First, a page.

Monday, August 10, 2009

Corporate CEOs are the New Potentates

Friedrich Hayek stated the following with regard to the rule of law in 1961: “By ‘law’ we mean the general rules that apply equally to everybody… As a true law should not name any particulars, so it should especially not single out any specific persons or group of persons... the rules must apply to those who lay them down and those who apply – that is, to the government as well as the governed – and that nobody has the power to grant exceptions.” Aristotle and Plato cast the rule of law in terms of legal autonomy—meaning that government is the servant of law, not that law is the servant of the government. Indeed, the difference between the rule of law versus rule by law amounts to the abuse of power wherein law is reduced to a mere instrumentality of oppression, unfair advantage, and the arrogation of legal immunity.

In the US, our legal system has devolved from a rule of law system to a rule by law system. I posit that this transition is the direct outcome of rising inequality, with a very high concentration of resources at the very top of the income distribution. When a small percentage of the population accumulates vast resources then they will naturally seek to influence the law with money to entrench themselves and insulate themselves from competition and even basic accountability. Note from the chart above, that the income share of the top 0.01 percent of our population has soared in recent decades, eclipsing even the 1928-1929 high by a significant amount.

This spike in inequality at the very high end coincided with an assault on the rule of law in the corporate arena. In 1986-1988 corporate elites abolished the duty of care for corporate directors. In 1995 and 1998 those same elites insulated themselves from liability for securities fraud. In 1999 they freed themselves to become too big to fail by repealing the Glass-Steagall Act, the last remaining legal cap on the size of banks. Now they have secured government guarantees for their bonus payments and golden parachute payments. All of these legal indulgences directly contributed to the subprime fiasco.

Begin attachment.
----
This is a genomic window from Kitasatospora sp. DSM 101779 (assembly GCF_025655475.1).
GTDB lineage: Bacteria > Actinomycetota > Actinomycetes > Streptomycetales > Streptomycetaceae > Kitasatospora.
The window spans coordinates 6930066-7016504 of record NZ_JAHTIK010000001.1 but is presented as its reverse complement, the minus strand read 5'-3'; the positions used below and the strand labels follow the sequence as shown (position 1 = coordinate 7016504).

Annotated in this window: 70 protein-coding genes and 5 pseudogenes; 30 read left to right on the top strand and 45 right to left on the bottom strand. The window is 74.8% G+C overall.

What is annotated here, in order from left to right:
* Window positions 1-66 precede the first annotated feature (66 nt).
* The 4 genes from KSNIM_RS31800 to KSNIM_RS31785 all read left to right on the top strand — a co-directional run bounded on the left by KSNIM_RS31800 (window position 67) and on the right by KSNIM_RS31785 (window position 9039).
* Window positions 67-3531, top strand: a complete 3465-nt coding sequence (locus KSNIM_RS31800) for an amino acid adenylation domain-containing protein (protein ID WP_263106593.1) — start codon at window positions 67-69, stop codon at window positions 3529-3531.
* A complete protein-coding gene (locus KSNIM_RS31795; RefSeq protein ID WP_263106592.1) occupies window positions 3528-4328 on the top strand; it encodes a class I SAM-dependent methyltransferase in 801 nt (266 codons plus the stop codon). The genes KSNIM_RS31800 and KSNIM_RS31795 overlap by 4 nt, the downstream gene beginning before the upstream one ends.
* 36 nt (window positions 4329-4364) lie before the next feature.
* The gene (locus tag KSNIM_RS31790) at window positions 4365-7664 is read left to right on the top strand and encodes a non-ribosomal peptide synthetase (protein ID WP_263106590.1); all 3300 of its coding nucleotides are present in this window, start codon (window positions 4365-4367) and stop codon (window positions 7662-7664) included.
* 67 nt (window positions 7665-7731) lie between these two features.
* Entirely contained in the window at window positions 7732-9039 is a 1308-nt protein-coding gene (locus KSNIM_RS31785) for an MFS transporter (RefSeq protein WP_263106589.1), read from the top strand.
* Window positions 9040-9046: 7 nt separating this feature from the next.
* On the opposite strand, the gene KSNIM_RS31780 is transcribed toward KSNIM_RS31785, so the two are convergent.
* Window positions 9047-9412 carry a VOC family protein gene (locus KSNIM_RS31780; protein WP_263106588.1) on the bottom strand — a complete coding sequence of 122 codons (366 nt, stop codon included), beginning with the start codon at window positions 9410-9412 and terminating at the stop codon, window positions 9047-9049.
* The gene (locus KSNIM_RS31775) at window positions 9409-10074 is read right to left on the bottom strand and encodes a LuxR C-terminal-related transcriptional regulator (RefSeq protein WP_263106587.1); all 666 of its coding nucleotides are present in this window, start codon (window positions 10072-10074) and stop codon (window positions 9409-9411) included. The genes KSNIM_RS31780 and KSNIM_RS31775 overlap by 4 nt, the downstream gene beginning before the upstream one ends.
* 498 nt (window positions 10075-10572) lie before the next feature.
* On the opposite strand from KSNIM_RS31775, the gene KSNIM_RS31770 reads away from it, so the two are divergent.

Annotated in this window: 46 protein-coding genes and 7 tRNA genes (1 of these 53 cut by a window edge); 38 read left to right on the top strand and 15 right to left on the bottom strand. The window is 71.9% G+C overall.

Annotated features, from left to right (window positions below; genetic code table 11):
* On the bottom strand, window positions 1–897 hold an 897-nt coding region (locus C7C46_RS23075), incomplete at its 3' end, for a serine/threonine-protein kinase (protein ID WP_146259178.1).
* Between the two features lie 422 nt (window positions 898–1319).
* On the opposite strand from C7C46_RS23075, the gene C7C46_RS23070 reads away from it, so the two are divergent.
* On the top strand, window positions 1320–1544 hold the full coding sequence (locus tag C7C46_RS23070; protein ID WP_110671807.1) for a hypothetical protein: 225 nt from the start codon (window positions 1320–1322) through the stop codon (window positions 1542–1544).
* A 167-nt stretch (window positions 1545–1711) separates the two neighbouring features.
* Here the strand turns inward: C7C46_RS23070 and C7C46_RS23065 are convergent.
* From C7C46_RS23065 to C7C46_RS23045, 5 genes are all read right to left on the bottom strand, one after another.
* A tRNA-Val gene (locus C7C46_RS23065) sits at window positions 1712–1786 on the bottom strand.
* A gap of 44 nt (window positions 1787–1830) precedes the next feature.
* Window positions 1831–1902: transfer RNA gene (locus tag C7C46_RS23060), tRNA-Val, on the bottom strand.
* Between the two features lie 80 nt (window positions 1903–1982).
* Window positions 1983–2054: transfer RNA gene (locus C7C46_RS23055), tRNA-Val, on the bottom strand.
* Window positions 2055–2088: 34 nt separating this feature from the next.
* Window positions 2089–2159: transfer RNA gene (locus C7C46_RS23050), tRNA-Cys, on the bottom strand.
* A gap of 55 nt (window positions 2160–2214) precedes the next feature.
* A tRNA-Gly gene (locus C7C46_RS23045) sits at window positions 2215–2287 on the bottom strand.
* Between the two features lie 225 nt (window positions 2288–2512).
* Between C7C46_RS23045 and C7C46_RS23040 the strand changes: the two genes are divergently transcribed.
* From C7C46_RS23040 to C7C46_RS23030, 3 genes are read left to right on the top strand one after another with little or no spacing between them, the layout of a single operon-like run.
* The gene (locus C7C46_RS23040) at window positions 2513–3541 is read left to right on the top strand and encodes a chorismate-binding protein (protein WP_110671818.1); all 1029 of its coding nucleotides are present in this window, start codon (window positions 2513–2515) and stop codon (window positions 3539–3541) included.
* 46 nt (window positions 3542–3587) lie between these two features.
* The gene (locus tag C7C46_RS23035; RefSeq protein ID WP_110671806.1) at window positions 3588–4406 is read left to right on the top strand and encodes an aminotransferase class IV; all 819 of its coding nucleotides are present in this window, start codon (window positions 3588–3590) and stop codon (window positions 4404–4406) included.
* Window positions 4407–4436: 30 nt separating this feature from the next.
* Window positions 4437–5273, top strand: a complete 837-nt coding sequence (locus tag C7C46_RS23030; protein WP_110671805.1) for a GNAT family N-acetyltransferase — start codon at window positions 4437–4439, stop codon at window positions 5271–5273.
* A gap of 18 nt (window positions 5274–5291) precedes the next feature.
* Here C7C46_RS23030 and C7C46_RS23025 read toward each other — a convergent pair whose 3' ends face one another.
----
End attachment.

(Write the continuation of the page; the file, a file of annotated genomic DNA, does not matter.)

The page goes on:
It makes sense that elites would immunize themselves from corporate laws that imposed accountability or constrained their accumulation of power. First, it is clear that a significant number of the families in the top 0.01 percent of the income distribution are CEO families from the data on executive compensation, above. Second, in addition to their own prodigious resources they can also muster the lobbying efforts of the corporation, as well as the wealth of other senior officers within the corporation. Thus, corporate wealth services the political goals of management not the shareholders. Third, CEOs are a small group of 500 or 1000 individuals (depending on how you count) which means they can act collectively with little cost of free-riders.

The picture is fairly grim. It runs from inequality to executive compensation to an assault on the rule of law. Moreover, since this is a bi-partisan dynamic it is unlikely that either party is likely to roll back the immunities, subsidies and exceptions to accountability corporate executives have garnered. The financial sector lavishly supported both Obama as well as McCain. The law now quite clearly serves the interests of the CEOs.


  1. grim indeed!

    if a poltical party had the will, what restraints would you recommend? how would one go about capping executive compensation? what methodologies?

    is there no hope that the obama administration will work toward equity?

  2. Restoring traditional common law restraints and private securities litigation would do wonders.

    Earlier today I posted on the importance of regulating corporate political activities.

    The good news is that corporate money can be effectively regulated at the corporate governance level without First Amendment restarint.

    The bad news is that the Supreme Court now seems determined to further deregulate corporate political activities.